The best stories show the hero’s emotional change from a dead end life to a happier, more promising life because the hero changed. To create this, you need to define two aspects of your hero:
- The hero’s past mistakes
- The hero’s need to change
Every good hero is flawed right from the start. The problem isn’t just that the hero has a problem from the plot, but that the hero has an unsolved emotional problem right from the start. In Act I, your screenplay must draw out and explain the hero’s unsolved emotional problem, which causes problems for the hero although the hero doesn’t even know it.
In “La La Land,” the hero is an aspiring actress who doesn’t believe in herself. This lack of belief in herself keeps her from achieving her dream. Although she keeps going out on auditions, she gets discouraged until eventually she stages a one-person play to a largely empty theater. That’s when she gives up and believes she’ll never succeed.
What this hero needs is to believe in herself. Through her mentor (a musician who wants to run his own jazz nightclub), she finally learns to believe in herself and have the guts to perform in a one-person play. When she gives up her dreams and goes back home, her mentor drives to her house to pick her up and take her to an audition. At this audition, the hero finally believes in herself and delivers a singing performance that finally helps her land an audition that eventually turns her into a star.
The key to the hero’s emotional change is that the hero must be damaged emotionally before the story even begins. Gradually we learn what the problem is with the hero and then the bulk of Act II constantly forces the hero to keep confronting his or her painful past until it finally breaks the hero down. Only when he hero breaks down completely and admits his or her real emotional need can the hero change. When the hero changes, that’s the emotional breakthrough that creates a satisfying ending.
“Dr. Strange” is about a hero who’s an arrogant doctor who thinks he knows everything. When he loses the use of his hands, he desperately searches for a cure and that’s when he realizes he doesn’t know everything, especially when he’s confronted by a metaphysical world. Only until he finally embraces the metaphysical world and accepts his own ignorance of the world around him does he finally become a better person, thus emotionally changing to a satisfying conclusion.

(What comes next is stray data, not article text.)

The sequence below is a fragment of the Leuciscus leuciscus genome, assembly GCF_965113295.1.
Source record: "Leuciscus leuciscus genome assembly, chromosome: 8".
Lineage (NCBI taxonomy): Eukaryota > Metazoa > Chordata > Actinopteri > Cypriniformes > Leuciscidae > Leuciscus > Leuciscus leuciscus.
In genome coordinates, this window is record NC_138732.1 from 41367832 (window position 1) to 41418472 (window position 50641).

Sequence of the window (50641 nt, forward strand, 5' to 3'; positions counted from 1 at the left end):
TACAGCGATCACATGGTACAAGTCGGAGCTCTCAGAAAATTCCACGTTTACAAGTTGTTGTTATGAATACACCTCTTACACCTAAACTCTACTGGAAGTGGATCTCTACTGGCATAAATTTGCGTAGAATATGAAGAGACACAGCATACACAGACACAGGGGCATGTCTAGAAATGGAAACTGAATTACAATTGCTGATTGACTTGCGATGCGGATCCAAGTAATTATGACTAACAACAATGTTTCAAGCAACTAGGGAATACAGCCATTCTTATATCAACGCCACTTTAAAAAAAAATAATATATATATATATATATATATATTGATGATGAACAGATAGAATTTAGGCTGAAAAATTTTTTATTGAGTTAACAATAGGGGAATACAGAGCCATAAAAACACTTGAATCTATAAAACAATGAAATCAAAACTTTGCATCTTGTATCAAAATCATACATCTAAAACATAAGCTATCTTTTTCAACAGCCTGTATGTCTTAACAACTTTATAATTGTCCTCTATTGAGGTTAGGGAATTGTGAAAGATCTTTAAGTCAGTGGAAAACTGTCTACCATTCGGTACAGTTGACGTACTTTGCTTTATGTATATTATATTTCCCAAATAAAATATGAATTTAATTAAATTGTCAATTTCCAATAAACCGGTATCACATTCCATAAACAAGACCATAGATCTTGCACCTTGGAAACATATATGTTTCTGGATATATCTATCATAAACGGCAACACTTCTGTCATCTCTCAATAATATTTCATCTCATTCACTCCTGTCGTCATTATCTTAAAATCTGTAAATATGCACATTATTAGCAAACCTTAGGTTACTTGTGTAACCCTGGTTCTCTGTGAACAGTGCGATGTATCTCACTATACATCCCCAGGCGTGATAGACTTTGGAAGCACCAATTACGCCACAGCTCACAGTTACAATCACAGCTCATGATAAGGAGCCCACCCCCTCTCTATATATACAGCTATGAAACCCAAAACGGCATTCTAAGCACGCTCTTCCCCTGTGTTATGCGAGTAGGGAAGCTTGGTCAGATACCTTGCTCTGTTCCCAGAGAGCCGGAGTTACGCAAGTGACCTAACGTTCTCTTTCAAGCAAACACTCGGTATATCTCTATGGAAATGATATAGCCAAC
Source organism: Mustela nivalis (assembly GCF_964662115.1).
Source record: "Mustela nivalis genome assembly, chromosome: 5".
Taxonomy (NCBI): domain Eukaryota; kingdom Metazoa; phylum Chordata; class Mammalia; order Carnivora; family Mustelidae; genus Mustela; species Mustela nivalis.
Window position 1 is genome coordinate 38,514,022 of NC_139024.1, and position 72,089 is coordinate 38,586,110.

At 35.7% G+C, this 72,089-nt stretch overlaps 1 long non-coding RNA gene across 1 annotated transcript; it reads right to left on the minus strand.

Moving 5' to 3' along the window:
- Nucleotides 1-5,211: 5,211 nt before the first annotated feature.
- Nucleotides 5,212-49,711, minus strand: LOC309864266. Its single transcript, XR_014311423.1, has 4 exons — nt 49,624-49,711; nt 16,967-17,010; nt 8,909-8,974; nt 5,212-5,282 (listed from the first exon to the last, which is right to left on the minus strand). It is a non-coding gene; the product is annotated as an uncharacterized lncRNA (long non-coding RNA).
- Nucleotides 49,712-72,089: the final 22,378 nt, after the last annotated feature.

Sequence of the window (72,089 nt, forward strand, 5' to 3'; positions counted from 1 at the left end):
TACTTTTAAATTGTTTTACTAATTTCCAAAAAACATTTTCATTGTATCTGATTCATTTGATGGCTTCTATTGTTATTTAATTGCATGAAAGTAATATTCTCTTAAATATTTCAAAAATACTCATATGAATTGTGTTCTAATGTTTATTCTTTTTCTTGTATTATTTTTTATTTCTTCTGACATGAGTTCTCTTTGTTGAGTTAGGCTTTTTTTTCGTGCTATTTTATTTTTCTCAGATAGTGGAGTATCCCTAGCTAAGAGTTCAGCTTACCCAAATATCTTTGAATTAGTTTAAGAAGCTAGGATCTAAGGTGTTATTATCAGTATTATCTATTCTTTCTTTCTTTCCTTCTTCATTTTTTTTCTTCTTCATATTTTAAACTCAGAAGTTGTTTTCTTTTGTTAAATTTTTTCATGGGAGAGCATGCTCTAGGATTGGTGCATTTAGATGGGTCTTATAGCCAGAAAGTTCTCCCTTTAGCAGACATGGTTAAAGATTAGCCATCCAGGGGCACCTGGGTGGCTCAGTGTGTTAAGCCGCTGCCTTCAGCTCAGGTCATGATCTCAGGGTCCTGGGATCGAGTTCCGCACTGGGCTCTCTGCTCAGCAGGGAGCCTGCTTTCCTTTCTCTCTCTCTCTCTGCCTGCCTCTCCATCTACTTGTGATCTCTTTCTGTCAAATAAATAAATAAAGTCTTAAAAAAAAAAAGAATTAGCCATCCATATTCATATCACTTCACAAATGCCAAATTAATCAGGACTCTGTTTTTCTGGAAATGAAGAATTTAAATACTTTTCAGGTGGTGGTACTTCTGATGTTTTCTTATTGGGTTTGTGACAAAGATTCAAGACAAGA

If “Dr. Strange” had simply ended with lots of special effects, that ending would have been visually stunning but emotionally boring. By having the hero change, “Dr. Strange” ends on a far more fulfilling ending.
Here’s how to define an emotional change in your hero. First, think of the past that hurt or damaged the hero somehow. This painful past warps the hero’ s life in the present (Act I). You must constantly show how the hero’s painful past keeps the hero from getting what he or she wants. In “Dr. Strange,” the hero’s arrogance drives away his girlfriend. In “La La Land,” the hero’s inability to believe in herself keeps her from achieving the success she longs for.
Once you have a painful past for your hero that gradually gets revealed in Act I, make sure that painful past causes problems for the hero in Act I. By the end of Act I, we should known what the hero needs to learn.
Now Act II is all about the hero constantly learning new ways to become a better person and get what he or she needs. Act IIa (the first half of Act II) is where the hero learns new skills. Act IIb (the second half of Act II) is where the hero learns that his or her old way of life no longer works until it drives the hero to a rock bottom situation.
Act III is where the hero finally gives up the painful past and changes. By changing, the hero can slowly become a better person and that’s far more interesting than simply seeing lots of action and special effects.